Alex – White-eared Puffbird (not endemic but very cool range restricted bird)
Juan – Slender-billed Miner (very hard to find Furnariid a la Royal Cinclodes but not nearly as rare)
Daniel – Peruvian Pygmy Owl (cute factor through the roof)
Peruvian Pygm-owl (Apurimac subspecies)
Garret – Apurimac Brush-Finch (opting for the only endemic we saw)
Apurimac Brush-finch (endemic)
Mike – Crimson-mantled Woodpecker (I’m a woodpecker fanatic and this one is the prettiest I’ve ever seen)
So, it just goes to show that birds of the day/trip are subject to a huge amount of personal preference and there are often more than one possibility. The irony is that we’re doing a night walk for owls shortly and if we see a Buff-fronted Owl the choice will be unanimous.
We’re now at a very beautiful lodge called Andean Spirit Lodge, which took some effort to get to on the most awful road. The bad news for my family is I don’t think we’ll ever get out as getting in was easy compared to getting out.
- Total day birds: 48
- Total trip birds: 317
- Total trip endemics: 31
- Mike day lifers: 12
- Mike total lifers: 265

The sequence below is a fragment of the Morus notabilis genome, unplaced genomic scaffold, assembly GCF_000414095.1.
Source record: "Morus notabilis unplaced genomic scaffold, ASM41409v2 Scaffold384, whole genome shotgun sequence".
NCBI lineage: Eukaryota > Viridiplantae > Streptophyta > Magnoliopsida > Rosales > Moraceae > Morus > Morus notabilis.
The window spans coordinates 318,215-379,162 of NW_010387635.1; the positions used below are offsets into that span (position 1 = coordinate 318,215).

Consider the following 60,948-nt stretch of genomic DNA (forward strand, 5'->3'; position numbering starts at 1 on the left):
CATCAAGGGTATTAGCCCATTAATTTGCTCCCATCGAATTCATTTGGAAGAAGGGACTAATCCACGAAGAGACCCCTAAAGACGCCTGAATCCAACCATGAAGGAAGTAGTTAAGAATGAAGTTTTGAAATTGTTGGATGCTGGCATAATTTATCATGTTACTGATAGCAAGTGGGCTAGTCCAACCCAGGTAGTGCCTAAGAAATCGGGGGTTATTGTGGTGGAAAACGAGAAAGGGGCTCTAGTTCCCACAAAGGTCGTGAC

- Garret day lifers: 10
- Garret trip lifers: 195
- Bird of the day: White-eared Puffbird
Quick post scriptum to day 10.
We went owling last night. It’s a thing we do to really show how hardcore we are. After 12 hours of birding we forsake a quiet beer on a veranda and we head into the darkness with about a 4% chance of actually finding an owl.
Last night we got lucky and found a Koepcke’s Screech Owl after an hour of searching.
You would think that was good enough but, no, there was a Buff-fronted Owl that started winding up just as we were about to head for a late dinner.
We turned around and headed back into a thicket chasing the call. We were told by Alex and Juan to turn all lights off so it was interesting stuff trying to negotiate precipitous paths in darkness. Thank goodness it was nearly full moon.
We got to the calling owl and were about ten meters from it but, as we shone the torch, it ducked right and started heading further and further away.
Undeterred we followed it. Dinner was getting cold.
We ended up on a road just outside a house and were met by three large rabid dogs and an extremely drunk Peruvian, who first started shouting at us (which did the owl search no favours) and then he urinated right next to us. It was either time to laugh or to cry. We laughed.
We called it a day (or so I thought) and headed for dinner.
The offer was made for more owling after dinner but I declined. Another hour of searching for Garret yielded nothing so at least my FOMO was under control this morning.
Alex and Juan then spent another two hours and eventually saw it at 1:30am. I was delighted I wasn’t there.
Click here for day 11